Stretch marks do not affect everyone and some people will not get them. It depends on your skin type. If your skin is more elastic, you are less likely to get stretch marks. If your skin contains a lower amount of collagen (a type of protein that keeps the skin stretchy), you are more likely to get stretch marks.
An early sign of stretch marks is when the area of affected skin becomes thin, flattened and pink. Initially, the area may also feel itchy.
Stretch marks first appear as red or purple streaks or lines (striae rubra) on the surface of your skin. They are slightly raised to the touch and may feel wrinkly. Depending on your skin colour, they may also look pink, reddish brown or dark brown.
The lines will appear purple or pink in colour, before eventually flattening out. As the lines become flatter they will begin to fade and will usually change to a white colour (striae alba).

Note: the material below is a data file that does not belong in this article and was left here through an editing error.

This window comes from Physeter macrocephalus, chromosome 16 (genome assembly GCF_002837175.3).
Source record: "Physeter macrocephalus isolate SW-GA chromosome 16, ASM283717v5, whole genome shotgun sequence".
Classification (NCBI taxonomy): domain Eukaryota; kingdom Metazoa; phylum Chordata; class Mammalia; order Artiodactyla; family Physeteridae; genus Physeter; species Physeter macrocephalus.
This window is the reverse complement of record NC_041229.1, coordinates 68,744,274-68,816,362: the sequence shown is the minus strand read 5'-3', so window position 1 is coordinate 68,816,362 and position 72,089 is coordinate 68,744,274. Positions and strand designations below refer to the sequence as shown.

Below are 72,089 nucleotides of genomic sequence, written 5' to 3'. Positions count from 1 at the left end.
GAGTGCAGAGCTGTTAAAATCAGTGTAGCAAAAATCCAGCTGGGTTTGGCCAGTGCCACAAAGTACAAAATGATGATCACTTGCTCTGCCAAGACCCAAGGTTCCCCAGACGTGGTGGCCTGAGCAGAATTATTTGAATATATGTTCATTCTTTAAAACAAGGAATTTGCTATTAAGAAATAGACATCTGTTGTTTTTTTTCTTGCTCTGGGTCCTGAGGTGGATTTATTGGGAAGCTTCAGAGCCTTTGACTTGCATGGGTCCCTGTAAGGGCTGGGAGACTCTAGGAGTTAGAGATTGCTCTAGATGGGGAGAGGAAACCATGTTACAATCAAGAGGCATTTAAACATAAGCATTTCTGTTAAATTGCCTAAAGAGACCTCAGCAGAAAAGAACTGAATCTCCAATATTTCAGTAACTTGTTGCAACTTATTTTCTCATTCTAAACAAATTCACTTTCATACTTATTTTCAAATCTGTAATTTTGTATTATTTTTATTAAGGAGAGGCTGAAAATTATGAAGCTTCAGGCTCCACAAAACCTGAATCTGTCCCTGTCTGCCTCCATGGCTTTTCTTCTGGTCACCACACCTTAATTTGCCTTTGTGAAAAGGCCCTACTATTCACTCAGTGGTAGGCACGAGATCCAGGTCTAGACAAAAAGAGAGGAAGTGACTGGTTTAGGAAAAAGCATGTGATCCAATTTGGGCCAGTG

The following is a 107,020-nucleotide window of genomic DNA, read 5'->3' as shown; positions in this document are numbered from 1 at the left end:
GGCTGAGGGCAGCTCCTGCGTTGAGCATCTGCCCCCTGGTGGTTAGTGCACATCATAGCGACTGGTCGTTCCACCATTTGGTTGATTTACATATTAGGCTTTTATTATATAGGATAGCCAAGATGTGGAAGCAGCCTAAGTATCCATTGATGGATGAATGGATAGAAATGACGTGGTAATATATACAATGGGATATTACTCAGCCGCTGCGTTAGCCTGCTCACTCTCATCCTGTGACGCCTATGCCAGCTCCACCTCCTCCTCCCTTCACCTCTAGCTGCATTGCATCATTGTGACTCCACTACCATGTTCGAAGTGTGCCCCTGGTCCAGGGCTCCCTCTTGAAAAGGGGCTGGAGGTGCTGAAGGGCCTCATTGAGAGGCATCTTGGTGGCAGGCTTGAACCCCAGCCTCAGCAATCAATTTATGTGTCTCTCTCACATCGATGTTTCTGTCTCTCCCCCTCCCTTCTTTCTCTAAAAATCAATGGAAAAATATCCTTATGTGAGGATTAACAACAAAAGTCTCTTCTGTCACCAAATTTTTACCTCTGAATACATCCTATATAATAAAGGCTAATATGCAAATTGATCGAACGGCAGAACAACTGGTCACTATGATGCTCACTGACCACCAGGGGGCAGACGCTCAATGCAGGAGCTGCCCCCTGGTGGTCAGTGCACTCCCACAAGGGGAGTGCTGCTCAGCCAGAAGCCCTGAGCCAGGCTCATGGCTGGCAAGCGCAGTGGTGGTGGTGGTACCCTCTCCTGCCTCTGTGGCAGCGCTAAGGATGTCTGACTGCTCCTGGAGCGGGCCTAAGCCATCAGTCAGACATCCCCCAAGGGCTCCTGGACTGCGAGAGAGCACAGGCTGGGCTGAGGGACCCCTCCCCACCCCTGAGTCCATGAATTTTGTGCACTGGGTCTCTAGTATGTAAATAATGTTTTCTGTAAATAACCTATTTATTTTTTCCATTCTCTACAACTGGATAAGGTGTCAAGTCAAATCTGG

Stretch marks may appear in patches of parallel lines on your body. Your skin over the stretch marks may look thin and silvery and can often look scar-like.
In many cases, stretch marks fade and become less noticeable over time, but this can take years.
Stretch marks can appear anywhere on your body where your skin has been stretched. However, they usually occur on the parts of your body where fat is stored, such as your:
Stretch marks that are caused by using corticosteroid treatments and by Cushing’s syndrome tend to be wider and larger and can also appear on the face.
See Stretch marks - causes for more information about corticosteroid treatments and Cushing’s syndrome.
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